In a recent survey, nearly half of humanities graduates (44 percent) said they would have readily paid higher tuition fees for more personalized teaching.
The research, commissioned by the New College of Humanities, found that many students wanted more contact hours and feedback on coursework in person rather than via email (68 percent), while over half said they would prefer more regular feedback on their work to help them track progress (51 percent).
Up to 45 percent of them also expressed disappointment at the lack of involvement from lecturers with their academic work, with 48 percent saying they had to personally request feedback if they wanted it.
In hindsight, 47 percent said they would have benefited from smaller lecture sizes.
Professor A. C. Grayling, Master at the college, told the Telegraph: “Students deserve more personalised teaching and feedback they seek. Unfortunately, there is still a stark mismatch between what students want and expect and what’s actually being offered in higher education right now.”
Students 'willing to pay more for tailored teaching' at university https://t.co/I5kbGCjjDo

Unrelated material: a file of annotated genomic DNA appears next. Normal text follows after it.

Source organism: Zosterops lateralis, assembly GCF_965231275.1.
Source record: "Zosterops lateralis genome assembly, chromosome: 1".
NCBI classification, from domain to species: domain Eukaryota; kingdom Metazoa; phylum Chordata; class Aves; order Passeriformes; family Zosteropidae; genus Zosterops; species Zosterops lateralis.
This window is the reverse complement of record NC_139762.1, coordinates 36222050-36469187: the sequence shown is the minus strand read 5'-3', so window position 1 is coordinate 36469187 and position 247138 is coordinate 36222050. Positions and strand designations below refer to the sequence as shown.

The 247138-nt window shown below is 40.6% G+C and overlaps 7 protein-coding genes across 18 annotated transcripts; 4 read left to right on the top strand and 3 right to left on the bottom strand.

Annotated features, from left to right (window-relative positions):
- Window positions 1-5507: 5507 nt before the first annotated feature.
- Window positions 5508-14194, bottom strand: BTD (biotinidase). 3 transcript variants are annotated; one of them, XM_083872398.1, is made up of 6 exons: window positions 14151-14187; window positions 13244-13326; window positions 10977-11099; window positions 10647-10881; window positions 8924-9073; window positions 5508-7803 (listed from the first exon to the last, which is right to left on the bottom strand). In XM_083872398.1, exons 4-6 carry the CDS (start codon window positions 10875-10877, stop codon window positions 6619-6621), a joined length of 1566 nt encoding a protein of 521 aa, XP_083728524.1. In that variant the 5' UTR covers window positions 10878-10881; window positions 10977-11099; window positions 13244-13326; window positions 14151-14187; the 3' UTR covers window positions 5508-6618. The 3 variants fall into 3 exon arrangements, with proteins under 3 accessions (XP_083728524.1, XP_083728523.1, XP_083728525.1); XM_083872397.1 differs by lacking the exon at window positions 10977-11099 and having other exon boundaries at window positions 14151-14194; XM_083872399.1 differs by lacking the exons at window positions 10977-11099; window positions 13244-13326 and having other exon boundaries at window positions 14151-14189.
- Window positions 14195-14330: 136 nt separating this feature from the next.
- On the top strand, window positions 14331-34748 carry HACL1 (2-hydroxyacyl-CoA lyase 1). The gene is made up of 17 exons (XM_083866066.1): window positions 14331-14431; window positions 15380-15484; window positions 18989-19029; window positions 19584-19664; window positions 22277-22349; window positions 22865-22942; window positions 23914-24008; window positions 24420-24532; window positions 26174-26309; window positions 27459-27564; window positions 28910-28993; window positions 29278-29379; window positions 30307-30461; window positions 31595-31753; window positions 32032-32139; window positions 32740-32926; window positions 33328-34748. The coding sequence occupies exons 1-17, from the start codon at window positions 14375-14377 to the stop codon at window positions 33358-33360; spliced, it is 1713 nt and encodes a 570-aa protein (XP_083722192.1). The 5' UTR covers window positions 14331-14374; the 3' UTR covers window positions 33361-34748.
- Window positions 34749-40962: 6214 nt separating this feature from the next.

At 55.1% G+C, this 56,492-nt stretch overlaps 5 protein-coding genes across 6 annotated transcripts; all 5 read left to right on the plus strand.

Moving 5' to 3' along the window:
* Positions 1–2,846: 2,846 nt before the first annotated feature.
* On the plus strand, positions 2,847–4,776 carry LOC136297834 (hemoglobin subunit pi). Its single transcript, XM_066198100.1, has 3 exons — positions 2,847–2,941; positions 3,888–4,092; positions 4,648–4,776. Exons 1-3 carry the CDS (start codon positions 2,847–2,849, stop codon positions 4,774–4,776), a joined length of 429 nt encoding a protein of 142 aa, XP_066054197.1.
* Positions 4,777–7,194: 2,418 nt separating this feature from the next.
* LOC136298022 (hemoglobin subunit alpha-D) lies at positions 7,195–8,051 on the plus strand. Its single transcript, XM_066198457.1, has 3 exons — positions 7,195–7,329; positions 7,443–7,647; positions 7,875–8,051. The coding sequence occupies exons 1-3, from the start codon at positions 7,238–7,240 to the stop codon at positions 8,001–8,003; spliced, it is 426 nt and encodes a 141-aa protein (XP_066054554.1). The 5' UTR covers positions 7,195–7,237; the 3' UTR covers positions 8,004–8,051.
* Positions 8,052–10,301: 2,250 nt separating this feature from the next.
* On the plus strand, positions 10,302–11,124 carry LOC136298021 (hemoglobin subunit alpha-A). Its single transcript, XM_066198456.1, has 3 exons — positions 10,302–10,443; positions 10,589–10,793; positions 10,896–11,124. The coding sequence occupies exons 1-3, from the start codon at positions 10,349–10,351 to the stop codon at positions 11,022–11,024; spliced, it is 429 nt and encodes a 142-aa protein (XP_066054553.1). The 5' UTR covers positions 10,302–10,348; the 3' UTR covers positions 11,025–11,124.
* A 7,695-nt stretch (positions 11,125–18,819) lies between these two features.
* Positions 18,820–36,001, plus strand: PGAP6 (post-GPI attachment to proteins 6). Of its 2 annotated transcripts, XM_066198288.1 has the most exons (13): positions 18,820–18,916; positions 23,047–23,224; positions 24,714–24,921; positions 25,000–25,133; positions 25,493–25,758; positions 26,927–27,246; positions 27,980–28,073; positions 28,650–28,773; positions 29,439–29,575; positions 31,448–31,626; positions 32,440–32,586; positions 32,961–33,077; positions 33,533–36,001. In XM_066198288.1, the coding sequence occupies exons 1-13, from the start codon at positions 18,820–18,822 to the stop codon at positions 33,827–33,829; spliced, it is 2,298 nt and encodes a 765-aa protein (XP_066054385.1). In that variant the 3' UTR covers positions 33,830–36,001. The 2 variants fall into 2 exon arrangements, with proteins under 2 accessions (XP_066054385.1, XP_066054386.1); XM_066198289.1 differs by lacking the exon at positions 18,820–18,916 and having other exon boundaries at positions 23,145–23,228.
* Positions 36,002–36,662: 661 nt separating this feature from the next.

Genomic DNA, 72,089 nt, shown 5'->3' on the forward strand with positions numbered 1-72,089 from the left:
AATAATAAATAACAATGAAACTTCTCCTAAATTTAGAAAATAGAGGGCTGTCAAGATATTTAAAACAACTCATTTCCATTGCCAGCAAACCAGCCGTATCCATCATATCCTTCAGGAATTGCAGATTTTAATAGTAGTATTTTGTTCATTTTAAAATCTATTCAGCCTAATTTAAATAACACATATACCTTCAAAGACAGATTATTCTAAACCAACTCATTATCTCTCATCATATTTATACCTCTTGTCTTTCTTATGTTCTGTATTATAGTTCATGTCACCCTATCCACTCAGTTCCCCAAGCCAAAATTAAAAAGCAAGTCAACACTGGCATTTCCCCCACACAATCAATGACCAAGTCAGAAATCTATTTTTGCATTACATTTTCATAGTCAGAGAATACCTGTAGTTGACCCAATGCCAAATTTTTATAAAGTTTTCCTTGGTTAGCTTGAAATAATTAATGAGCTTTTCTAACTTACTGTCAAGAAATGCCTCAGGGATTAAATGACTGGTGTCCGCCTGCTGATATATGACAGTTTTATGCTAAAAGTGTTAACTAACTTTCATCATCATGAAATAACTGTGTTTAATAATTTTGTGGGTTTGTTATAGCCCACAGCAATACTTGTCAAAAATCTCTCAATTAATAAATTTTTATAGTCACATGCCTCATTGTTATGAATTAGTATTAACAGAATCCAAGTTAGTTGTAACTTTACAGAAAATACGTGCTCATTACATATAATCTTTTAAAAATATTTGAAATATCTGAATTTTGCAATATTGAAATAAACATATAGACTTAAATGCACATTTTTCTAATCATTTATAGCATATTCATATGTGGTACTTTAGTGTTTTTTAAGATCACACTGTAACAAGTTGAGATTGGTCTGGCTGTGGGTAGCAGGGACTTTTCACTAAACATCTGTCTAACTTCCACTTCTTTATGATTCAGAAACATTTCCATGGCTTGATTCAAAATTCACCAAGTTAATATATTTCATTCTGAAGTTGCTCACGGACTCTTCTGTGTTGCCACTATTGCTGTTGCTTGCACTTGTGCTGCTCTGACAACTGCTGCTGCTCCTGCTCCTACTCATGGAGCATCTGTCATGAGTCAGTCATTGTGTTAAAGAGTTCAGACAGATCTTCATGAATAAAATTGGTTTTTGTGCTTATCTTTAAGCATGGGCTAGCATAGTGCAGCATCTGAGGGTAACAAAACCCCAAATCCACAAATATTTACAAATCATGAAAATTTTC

— Telegraph Education (@tele_education) December 12, 2016
In 2012, tuition fees for the UK’s higher education institutions trebled for domestic students, going from £3,000 to £9,000 – a decision which sparked nationwide protests.
This year, Universities minister Jo Johnson announced plans to further hike up fees based on inflation rates and teaching quality, as the government is pushing for tuition fees to be linked to the Teaching Excellence Framework (TEF).
According to current plans, institutions wishing to charge the higher tuition fee rate of £9,250 will only be allowed to do so if the institution proves it has a high quality of teaching.
— NCH (@NCHLondon) December 13, 2016
These changes have strengthened calls from students for university courses to provide return on investment, with 8 in 10 prospective students (81 percent) agreeing that their university choice should provide ‘value for money’.
Of the respondents who graduated from Russell Group universities (61 percent), just over half (56 percent) said they were disappointed with the value for money their course offered.
The survey’s findings, which are based on responses from 1,000 prospective humanities students and graduates, contradict prior research which have suggested that the majority of students would not be willing to pay more in tuition fees, even at institutions offering high-quality teaching.
The 2016 Student Academic Experience Survey, conducted by the Higher Education Policy Institute (HEPI), found that 86 percent of respondents were against government plans to allow top-rated universities under the TEF raise their fixed upper limit of £9,000 in line with inflation.
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